Rowing on the river

From my old friends Bonnie and Ed — Benita Bendon Campbell and her husband Edward Campbell — a Jacquie Lawson birthday e-card for me in which the Biglin Brothers (two muscular young men in a Thomas Eakins painting) row (on the Schuylkill River, the river of my childhood) for the prize of a birthday cupcake (with a purple banner) — to a noisy band rendition of “Happy Birthday”. Deeply satisfying.

(#1) The Lawson version of the Biglins

And now: the Biglins in real life, and (with a dose of homoeroticism) the painter Eakins.

The Biglins. From Wikipedia:

The Biglin Brothers: John (died April 19, 1886), James (1851–1917) and Bernard (Barney) (1840–1924) were brothers from New York active in professional rowing during the decade following the American Civil War, when rowing was one of America’s most popular spectator sports. John and Barney were the subject of a series of eleven paintings by Thomas Eakins.

… In 1872, John and Barney challenged any English rowing pair to a race. No English team stepped forward, but a team from Pittsburgh, Pennsylvania, of Henry Coulter and Lewis Cavitt accepted the challenge. The five-mile Schuylkill River course started at the Columbia Bridge and went to the Girard Avenue Bridge and back. One of Thomas Eakins’ many paintings of the brothers, “The Biglin Brothers Turning the Stake-Boat,” depicts the midpoint of the race.

(#2) The painting

The brothers won by one minute and were proclaimed world champions. The race was covered by numerous newspapers and magazines, including The New York Times, and brought the brothers considerable fame.

That race took place on the river in Philadelphia, Eakins’s beloved city (where the Schuylkill — pronounced /skúkǝl/ — empties into the Delaware River and so flows on to the Delaware Bay and the Atlantic). My part of the river is some miles upriver, where the Tulpehocken Creek (quite close to where I lived as a child) empties into the Schuylkill at Reading PA:

(#3) Map of the Schuylkill River

Thomas Eakins. From Wikipedia:

Thomas Cowperthwait Eakins (July 25, 1844 – June 25, 1916) was an American realist painter, photographer, sculptor, and fine arts educator. He is widely acknowledged to be one of the most important American artists.

For the length of his professional career, from the early 1870s until his health began to fail some 40 years later, Eakins worked exactingly from life, choosing as his subject the people of his hometown of Philadelphia. He painted several hundred portraits, usually of friends, family members, or prominent people in the arts, sciences, medicine, and clergy. Taken en masse, the portraits offer an overview of the intellectual life of contemporary Philadelphia of the late 19th and early 20th centuries.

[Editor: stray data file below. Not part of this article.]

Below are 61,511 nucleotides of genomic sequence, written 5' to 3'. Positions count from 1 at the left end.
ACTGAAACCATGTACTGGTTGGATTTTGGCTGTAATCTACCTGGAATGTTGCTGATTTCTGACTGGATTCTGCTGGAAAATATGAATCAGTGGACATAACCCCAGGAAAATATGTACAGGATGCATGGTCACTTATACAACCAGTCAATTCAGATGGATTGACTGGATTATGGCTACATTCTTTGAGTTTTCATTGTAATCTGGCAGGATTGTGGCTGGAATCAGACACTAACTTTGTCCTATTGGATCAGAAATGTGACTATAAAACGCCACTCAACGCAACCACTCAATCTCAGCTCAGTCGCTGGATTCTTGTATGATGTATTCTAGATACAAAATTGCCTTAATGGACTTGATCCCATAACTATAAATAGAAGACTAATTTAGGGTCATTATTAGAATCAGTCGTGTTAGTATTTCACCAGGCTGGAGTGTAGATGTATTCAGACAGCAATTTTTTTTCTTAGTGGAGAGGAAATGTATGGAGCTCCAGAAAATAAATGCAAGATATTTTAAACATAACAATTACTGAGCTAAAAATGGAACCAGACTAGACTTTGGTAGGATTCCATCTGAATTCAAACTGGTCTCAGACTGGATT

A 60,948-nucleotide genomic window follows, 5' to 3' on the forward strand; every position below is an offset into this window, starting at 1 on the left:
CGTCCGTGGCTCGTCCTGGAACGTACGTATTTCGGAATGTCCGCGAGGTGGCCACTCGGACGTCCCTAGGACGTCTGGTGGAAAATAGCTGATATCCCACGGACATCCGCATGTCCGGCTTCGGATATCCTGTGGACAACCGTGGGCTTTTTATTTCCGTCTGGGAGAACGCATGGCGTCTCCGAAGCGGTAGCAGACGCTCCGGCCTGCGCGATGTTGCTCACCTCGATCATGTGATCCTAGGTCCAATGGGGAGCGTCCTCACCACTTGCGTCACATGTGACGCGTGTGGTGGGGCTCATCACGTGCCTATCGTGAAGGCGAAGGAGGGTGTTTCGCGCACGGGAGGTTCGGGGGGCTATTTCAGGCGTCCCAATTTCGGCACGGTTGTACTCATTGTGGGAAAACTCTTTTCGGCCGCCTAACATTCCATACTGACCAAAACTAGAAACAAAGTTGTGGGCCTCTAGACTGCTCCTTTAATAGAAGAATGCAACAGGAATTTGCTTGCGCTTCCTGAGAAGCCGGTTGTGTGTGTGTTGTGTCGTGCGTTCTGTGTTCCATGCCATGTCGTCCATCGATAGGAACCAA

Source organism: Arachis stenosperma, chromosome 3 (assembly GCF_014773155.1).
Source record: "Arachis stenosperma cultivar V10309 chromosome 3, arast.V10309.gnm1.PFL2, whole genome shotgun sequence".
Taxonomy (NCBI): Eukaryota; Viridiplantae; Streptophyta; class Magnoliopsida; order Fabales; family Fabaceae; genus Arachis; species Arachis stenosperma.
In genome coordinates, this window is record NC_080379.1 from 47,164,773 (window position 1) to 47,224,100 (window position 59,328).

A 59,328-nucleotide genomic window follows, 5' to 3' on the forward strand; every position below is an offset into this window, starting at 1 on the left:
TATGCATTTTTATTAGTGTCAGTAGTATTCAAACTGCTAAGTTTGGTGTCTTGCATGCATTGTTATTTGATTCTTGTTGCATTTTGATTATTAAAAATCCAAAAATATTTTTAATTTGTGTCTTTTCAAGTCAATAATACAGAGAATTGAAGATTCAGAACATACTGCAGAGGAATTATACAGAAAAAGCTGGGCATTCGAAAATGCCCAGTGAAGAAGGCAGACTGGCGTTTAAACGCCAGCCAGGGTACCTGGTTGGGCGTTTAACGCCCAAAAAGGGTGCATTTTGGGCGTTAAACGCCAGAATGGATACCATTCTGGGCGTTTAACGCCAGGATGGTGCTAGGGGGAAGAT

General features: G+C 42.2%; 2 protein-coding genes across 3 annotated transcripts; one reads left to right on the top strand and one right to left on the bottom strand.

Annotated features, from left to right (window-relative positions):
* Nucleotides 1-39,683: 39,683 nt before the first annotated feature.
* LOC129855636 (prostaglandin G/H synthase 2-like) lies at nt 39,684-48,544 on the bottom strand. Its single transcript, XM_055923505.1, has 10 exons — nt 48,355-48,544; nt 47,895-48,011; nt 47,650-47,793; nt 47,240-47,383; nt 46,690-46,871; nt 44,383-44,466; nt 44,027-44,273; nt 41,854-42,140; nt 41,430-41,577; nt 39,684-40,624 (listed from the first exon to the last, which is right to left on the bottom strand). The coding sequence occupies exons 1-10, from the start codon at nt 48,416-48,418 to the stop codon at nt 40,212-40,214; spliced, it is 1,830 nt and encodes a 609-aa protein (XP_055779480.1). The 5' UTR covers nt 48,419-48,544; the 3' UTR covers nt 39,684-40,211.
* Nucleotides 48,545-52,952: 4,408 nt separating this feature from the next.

In addition, Eakins produced a number of large paintings that brought the portrait out of the drawing room and into the offices, streets, parks, rivers, arenas, and surgical amphitheaters of his city. These active outdoor venues allowed him to paint the subject that most inspired him: the nude or lightly clad figure in motion. In the process, he could model the forms of the body in full sunlight, and create images of deep space utilizing his studies in perspective. Eakins took keen interest in new motion photography, a field in which he is now seen as an innovator.

Eakins was also an educator, and his instruction was a highly influential presence in American art. The difficulties he encountered as an artist were seeking to paint portraits and figures realistically as behavioral and sexual scandals [centered on his using fully nude made models] truncated his success and challenged his reputation.

Eakins and the male bathers. From my 7/13/16 posting “Bodily alignment”:

The larger topic is the alignment of bodies in photography, painting, and drawing: alignment to one another and to features of the physical context, and the direction of gazes in these scenes.

… Formal compositions of this sort are all over art and photography and are often commented on at length in analyses of particular works. Homoerotically inclined works are no exception, and works intended frankly as pornographic are no exception either. Note that publicity shots for gay porn are almost never screenshots, but are instead images set up by the photographer (often images that have little to do with the movies in question); in this situation, porn photographers act just like male photographers in general, and structure the alignment of bodies to one another, the alignment of bodies (singly or in groups) to the physical context, and the alignment of gazes. (All of this can of course be done artfully or clumsily.)

Just look at the many examples of male photography that have come up on this blog. Or consider two homoerotically inclined painters with a particular interest in male bathers (this is a surprisingly crowded field, about as crowded as the world of artists and photographers with a particular interest in locker rooms / changing rooms): [Henry Scott Tuke and Georges Paul Le Roux]

… Rod Williams notes the most famous counterpart to these two paintings [of male bathers], Thomas Eakins’s The Swimming Hole:


On Eakins’s paintings (and photographs) of male nudes and of men swimming, rowing, boxing, and wrestling, see John Esten’s Thomas Eakins: The Absolute Male (2002).

One Response to “Rowing on the river”

  1. kenru Says:

    I always search for original Eakins’ paintings in every art museum I visit. Unfortunately, I rarely come across one.

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